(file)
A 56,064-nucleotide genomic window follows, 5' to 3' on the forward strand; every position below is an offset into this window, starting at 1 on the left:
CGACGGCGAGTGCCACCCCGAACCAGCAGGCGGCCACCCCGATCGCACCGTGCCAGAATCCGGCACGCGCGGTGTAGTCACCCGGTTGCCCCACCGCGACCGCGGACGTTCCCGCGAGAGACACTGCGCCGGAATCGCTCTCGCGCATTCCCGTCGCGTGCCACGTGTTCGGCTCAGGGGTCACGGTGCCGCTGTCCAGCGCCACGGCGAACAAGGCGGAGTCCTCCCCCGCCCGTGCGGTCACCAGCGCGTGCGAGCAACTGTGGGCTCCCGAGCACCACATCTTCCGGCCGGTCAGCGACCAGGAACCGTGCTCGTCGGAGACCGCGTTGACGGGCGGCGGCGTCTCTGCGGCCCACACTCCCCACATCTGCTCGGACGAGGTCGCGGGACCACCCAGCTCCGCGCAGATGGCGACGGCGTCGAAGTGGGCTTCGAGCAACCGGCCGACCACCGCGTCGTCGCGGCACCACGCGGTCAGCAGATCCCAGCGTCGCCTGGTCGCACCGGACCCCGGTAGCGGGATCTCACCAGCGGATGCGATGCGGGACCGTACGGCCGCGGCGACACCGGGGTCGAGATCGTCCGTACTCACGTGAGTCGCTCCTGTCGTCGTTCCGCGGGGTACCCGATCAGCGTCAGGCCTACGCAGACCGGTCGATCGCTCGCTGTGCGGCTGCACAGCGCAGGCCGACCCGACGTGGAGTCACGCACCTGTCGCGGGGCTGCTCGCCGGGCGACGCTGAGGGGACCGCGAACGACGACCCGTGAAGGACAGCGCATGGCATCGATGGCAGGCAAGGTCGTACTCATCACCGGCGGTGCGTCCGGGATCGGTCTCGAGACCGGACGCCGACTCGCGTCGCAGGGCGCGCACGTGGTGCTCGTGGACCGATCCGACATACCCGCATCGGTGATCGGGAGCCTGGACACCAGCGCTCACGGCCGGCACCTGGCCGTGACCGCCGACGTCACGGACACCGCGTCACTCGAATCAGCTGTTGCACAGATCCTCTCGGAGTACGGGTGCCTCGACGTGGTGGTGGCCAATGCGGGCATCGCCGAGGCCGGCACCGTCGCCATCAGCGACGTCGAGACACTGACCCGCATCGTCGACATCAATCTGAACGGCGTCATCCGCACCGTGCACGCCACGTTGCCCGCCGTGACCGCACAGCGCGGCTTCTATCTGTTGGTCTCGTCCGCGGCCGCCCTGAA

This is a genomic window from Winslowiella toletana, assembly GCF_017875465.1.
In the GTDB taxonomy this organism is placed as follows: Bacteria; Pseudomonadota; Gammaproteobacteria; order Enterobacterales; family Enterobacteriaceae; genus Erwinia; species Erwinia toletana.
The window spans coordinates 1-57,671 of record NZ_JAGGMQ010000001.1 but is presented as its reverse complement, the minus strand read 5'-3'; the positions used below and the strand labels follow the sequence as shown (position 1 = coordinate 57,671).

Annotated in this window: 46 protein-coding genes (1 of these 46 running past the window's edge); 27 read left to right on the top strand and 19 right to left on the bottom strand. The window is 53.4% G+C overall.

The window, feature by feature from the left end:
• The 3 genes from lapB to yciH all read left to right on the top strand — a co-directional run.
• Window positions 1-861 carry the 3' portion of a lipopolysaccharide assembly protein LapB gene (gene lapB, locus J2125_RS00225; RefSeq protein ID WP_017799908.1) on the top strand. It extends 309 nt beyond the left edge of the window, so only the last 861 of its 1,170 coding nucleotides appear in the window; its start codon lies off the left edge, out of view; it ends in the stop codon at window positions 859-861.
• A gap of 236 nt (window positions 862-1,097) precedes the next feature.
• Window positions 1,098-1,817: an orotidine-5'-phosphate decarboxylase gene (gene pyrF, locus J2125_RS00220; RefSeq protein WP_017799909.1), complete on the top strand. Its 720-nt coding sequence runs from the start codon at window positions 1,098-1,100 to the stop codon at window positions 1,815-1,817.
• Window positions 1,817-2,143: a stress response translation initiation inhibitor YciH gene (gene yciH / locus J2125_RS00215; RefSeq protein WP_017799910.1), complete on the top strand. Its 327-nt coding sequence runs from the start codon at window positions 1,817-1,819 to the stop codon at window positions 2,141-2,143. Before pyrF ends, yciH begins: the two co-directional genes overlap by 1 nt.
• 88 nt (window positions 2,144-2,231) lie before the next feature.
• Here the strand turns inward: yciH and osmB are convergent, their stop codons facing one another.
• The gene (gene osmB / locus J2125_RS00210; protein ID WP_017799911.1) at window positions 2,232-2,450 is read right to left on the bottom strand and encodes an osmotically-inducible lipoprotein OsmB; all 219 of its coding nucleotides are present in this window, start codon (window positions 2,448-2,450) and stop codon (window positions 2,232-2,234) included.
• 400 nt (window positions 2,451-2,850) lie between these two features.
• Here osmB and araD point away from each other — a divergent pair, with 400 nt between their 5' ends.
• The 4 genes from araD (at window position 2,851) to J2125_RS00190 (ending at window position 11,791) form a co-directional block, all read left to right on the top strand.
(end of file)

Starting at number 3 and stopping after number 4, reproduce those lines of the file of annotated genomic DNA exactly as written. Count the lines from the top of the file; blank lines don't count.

This is a genomic window from Winslowiella toletana, assembly GCF_017875465.1.
In the GTDB taxonomy this organism is placed as follows: Bacteria; Pseudomonadota; Gammaproteobacteria; order Enterobacterales; family Enterobacteriaceae; genus Erwinia; species Erwinia toletana.